04 Apr Good360’s 2019 CRP Summit: Leveraging the Good of a Growing Community
They came from all corners of the country and gathered this past week at Good360’s national headquarters in Alexandria, Virginia. The 63 nonprofit leaders from 37 organizations represent the largest group we’ve ever assembled for our annual Community Redistribution Partners (CRP) Summit. Over the past year, we’ve worked hard to onboard new organizations into the program and to better support existing members. And it showed in the size of this year’s conference — and in the passion and sense of purpose that attendees brought with them.
Our CRP network, which now totals 74 organizations located nationwide, is one of our most effective channels for amplifying our overall impact and strengthening our mission to transform lives. Each CRP typically serves hundreds of nonprofits in their area by redistributing goods obtained through Good360’s corporate partners, such as Walmart, Tempur-Pedic, or Bed Bath & Beyond. Each year, we bring as many CRP representatives to our headquarters as possible to share best practices, lessons and tips for running their operations better. The theme of this year’s summit was, simply, “community.” In that sense, we want to create a community of nonprofit leaders that can help each other succeed so they can make the most meaningful impact on their respective communities.
In his opening remarks, Good360 CEO Howard Sherman said the ultimate goal of the CRP program is to create a connected network of nonprofit organizations that can deliver critically needed goods to those in critical need. To facilitate this connected network, we designed the summit to cram as much knowledge sharing, networking and camaraderie as possible over three jam-packed days. “I’ve always believed that if we all get together, we can do more to help the poor, the homeless, and vets,” said John Grice, director of Bikers Against Hunger, one of three prospective organizations at the summit eager to join our CRP family. “It’s not just working in unity, but in service and in self sacrifice. I’m looking forward to opening up a close relationship [with you all], not just a dialogue.” The first day of the confab featured a panel spotlighting how various CRPs are serving their communities around the country. Among the highlighted organizations were two that we have profiled previously in this blog — Agape Distribution in Sidney, Ohio, and Hands In Service, based in the Philadelphia suburbs — and United Way of the Plains and CARE Community Center.
To conclude the first day of sessions, attendees took in a discussion on “navigating the evolving donor landscape.” That panel included speakers from two CRPs we’ve also profiled on this blog: Morning Day Community Solutions and Operation Food Search. One of the key takeaways was the importance of building relationships with retail partners, such as the local Walmart associates who are helping to fulfill donations as part of Good360’s Retail Donation Partnership program. How do you get store employees invested in your nonprofit? You need to share your organization’s stories directly with them, letting them know about the impact you’re making. After all, the employees also live in the community that you’re trying to help. “Every time we do a newsletter, we have the driver take it to the store associates,” said Christine Sanchez, from Giving Children Hope in Buena Park, California. “It’s something they can pin as a reminder for their team, and it helps maintain the dignity of the donation.”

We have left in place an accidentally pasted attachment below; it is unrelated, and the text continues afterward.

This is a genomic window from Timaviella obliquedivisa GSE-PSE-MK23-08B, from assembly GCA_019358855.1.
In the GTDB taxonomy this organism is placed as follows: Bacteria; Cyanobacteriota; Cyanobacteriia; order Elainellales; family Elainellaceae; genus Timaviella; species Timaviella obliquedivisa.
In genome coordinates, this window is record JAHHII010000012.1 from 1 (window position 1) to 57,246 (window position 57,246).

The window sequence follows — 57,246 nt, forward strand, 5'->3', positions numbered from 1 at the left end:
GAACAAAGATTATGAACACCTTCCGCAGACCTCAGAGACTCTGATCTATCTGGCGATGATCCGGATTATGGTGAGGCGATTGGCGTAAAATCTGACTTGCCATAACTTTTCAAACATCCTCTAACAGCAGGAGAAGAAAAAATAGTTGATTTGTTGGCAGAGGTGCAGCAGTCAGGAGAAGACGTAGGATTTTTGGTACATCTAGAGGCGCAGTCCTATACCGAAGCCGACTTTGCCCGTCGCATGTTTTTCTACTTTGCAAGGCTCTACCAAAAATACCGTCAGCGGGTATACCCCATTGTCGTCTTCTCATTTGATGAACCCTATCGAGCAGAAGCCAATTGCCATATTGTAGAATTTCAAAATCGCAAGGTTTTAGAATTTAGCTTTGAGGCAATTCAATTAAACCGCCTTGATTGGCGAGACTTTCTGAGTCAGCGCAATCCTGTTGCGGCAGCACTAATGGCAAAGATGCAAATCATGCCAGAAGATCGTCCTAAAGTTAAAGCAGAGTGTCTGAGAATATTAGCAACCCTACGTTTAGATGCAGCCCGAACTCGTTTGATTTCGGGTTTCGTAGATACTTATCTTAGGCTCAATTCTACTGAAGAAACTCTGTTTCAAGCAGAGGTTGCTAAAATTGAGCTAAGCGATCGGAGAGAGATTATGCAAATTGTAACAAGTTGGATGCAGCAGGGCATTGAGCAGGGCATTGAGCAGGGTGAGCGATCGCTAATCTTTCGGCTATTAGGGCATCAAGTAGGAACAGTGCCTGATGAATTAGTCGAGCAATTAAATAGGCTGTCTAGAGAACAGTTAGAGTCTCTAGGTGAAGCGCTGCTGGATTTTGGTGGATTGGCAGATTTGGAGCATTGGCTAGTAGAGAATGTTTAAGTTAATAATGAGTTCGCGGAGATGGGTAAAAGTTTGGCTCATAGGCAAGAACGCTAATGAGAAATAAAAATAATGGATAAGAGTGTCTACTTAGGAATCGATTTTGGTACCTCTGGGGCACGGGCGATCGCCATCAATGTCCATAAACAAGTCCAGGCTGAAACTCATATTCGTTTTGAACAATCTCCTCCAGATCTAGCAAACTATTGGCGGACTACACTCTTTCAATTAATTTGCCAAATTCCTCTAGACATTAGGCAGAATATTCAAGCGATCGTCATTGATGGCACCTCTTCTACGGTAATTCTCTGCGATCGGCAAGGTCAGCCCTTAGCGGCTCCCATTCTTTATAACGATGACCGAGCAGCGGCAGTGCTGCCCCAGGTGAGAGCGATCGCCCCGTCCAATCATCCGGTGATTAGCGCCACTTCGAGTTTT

The second day of the summit was no less packed with sessions on Good360’s disaster recovery initiatives, how to share the story of a nonprofit’s impact, building lasting relationships with nonprofit funders, among other topics. A major discussion topic throughout the summit was figuring out ways to better convey the “collective impact” of the CRPs working around the country. Every month, the entire network supports thousands of nonprofit organizations, which in turn, help tens of thousands of people to get critically needed goods such as clothes for their families, school supplies for their children, and appliances for their homes. And every month this impact grows ever larger. One key step toward unifying the CRP network will come in the form of technology. We are already in the development phase of a community-based online platform, scheduled to pilot later this year, that will allow our CRP organizations to better communicate with each other. “We are an ecosystem,” Howard Sherman told the gathered group in his closing remarks. “We are here to empower you to do what you’re going to do anyway, but with more resources. Our goal is make this program as useful for you and us as possible.”